While it is fascinating to see China’s boundless entrepreneurial energy, it’s muzzling of critics and media, it’s numerous human rights travesties and brutalisation of the Uighur and Tibetan people are conspicuous by their absence.
The fifth level, called ‘Nature/Preservation’, focuses on the effects of global warming and climate change in the countryside, since that is where the climate crisis is having the maximum impact. Two world maps called ‘Half Earth’ and ‘Shared Planet’ are highlighted. They illustrate the two proposed methods to integrate the vast green belts of earth with modern cities in order to meet the carbon reduction targets of the Paris Agreement.
‘Half Earth’ is based on E.O. Wilson’s 2016 Manifesto. It calls for a drastic separation between an almost pristine nature on the one hand and human habitation and cultivation on the other. The second proposal puts forward a more intensive sharing/mixing of all our territories. Both approaches imply radical changes in food production, ideology and agricultural techniques.
This section also includes studies exploring the pernicious effects of climate change on the vast stretches of uninhabited land, such as the thawing of permafrost in Siberia, and the impact of major preservation efforts to save endangered wildlife species threatened by disruptions to the ecosystem and food chain.
The final floor showcases innovative new technologies that address challenges to food security such as intensive indoor farming techniques that deploy state of the art heating, lighting and artificial soil, and the growing popularity of land-based fish farming, a huge benefit for breeders as installation locations for breeding ponds need not be limited to the coastline anymore.
Although the show is an ambitious effort to address the big issues confronting our species, it often feels like a sanitised romp through the cerebral ruminations of an ivory-tower academic not used to dealing with the unordered messiness of the human experience. While there is much food for thought about how our relationship with the environment has evolved over the last few millennia, the most resonant section of the show describes how successive waves of Kurdish and African immigrants helped in revitalising the dying Calabrian towns of Raice and Camini until a crackdown by Italy’s right wing leader, Matteo Salvini, put a damper on it.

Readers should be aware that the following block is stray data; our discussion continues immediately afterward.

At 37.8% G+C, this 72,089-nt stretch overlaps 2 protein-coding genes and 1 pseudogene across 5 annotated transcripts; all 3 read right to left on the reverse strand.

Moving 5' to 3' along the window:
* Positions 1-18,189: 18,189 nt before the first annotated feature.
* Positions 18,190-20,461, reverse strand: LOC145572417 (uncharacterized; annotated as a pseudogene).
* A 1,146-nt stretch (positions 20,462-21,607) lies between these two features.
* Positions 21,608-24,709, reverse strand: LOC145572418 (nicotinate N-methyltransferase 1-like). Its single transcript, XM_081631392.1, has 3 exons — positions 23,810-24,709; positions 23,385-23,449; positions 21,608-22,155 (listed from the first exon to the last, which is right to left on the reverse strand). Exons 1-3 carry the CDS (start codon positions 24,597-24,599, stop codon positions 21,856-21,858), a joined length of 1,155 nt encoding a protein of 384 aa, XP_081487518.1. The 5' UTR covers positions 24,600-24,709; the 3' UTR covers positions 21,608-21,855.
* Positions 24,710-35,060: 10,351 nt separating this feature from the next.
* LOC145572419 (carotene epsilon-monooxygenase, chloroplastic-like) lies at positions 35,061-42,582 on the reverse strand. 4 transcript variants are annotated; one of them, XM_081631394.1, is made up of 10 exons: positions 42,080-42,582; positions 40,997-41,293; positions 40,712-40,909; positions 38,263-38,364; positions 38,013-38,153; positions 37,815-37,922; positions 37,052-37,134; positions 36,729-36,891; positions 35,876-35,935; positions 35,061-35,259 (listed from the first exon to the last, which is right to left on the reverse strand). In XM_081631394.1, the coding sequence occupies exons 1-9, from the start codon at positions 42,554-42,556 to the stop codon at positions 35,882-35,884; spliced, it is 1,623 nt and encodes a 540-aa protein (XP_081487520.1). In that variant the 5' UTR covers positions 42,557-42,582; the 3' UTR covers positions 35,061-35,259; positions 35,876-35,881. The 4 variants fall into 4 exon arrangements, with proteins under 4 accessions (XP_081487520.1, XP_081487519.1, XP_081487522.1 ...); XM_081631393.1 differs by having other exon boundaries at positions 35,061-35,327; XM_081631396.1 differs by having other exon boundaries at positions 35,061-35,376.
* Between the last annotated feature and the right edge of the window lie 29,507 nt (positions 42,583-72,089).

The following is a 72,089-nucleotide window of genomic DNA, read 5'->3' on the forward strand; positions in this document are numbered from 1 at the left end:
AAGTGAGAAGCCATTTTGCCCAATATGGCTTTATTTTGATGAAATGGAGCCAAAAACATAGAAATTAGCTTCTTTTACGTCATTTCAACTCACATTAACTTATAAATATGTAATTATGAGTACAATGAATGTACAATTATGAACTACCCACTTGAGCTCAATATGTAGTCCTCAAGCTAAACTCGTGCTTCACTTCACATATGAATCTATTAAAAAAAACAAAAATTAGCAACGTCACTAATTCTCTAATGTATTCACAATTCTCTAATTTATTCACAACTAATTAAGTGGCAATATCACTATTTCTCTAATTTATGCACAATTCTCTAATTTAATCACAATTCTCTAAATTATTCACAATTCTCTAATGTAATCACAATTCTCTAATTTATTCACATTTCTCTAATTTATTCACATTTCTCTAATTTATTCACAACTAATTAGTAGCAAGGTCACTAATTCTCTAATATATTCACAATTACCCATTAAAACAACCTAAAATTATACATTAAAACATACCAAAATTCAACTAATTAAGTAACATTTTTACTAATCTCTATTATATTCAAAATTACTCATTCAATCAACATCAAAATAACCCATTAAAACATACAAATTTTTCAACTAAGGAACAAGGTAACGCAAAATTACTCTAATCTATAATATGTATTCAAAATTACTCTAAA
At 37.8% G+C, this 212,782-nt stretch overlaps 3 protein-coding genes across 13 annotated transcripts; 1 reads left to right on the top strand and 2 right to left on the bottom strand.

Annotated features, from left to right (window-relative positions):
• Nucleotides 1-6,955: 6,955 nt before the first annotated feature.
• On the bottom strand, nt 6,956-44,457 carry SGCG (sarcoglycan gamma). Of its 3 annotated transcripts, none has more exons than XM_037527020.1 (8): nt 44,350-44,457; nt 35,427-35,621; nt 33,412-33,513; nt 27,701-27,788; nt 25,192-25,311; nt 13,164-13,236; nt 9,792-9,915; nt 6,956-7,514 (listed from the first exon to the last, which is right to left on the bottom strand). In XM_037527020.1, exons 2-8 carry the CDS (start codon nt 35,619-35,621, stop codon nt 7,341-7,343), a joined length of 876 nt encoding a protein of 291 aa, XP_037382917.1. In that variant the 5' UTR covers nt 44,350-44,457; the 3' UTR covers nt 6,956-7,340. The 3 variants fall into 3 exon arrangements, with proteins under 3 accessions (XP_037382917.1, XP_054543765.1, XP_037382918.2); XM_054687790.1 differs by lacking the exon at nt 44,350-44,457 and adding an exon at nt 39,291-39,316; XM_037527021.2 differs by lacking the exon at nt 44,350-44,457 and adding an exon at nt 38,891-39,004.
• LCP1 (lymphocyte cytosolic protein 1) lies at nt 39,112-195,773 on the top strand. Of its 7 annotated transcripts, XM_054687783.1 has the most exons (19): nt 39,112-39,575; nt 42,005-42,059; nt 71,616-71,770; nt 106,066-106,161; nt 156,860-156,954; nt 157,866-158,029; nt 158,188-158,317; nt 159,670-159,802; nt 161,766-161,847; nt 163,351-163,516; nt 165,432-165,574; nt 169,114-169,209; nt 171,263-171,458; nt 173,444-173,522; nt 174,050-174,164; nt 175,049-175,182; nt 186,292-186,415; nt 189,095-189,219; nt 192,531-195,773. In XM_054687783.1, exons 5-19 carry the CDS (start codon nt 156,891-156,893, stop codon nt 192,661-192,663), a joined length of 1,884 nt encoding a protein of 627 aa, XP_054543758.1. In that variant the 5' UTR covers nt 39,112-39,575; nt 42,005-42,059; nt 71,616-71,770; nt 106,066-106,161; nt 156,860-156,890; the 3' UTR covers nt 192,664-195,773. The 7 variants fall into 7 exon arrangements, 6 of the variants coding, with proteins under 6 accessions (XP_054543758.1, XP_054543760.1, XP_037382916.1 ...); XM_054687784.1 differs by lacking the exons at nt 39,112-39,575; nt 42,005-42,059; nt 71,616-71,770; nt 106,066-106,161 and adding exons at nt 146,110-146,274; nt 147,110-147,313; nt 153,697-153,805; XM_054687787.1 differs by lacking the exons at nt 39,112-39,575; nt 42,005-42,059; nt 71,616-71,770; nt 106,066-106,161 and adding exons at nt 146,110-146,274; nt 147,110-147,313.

This sense of detachment from the human experience is not by accident but design, as we find out in an essay by Koolhaas in the exhibition catalog, praising what he calls the “post-human” architecture he encountered at Tahoe Reno Industrial Center (TRIC), the largest industrial park in the world, which serves as a backroom for tech giants Google, Apple, Amazon and Tesla.
“There has been no architecture of a similar vigour in the last 100 years,” he writes in an ode to the mega-structures, the largest of which spans nearly one million square kilometres. “It is based strictly on codes, algorithms, technologies, engineering and performance, not intention. Its boredom is hypnotic, its banality breathtaking.”
Koolhaas may rhapsodise about the cold efficiency of algorithm-designed structures, or even see them as the inevitable next step for humanity, but human needs and desires will always take precedence in the grand scheme. A future lacking the ineffable essence of what it means to be human is a textbook example of dystopia.
As Plato said, “Human behaviour flows from three main sources: desire, emotion, and knowledge”. Focusing on the last while ignoring the first two is a formula for disaster, one that we cannot afford.
Vikram Zutshi is a cultural critic, author and filmmaker.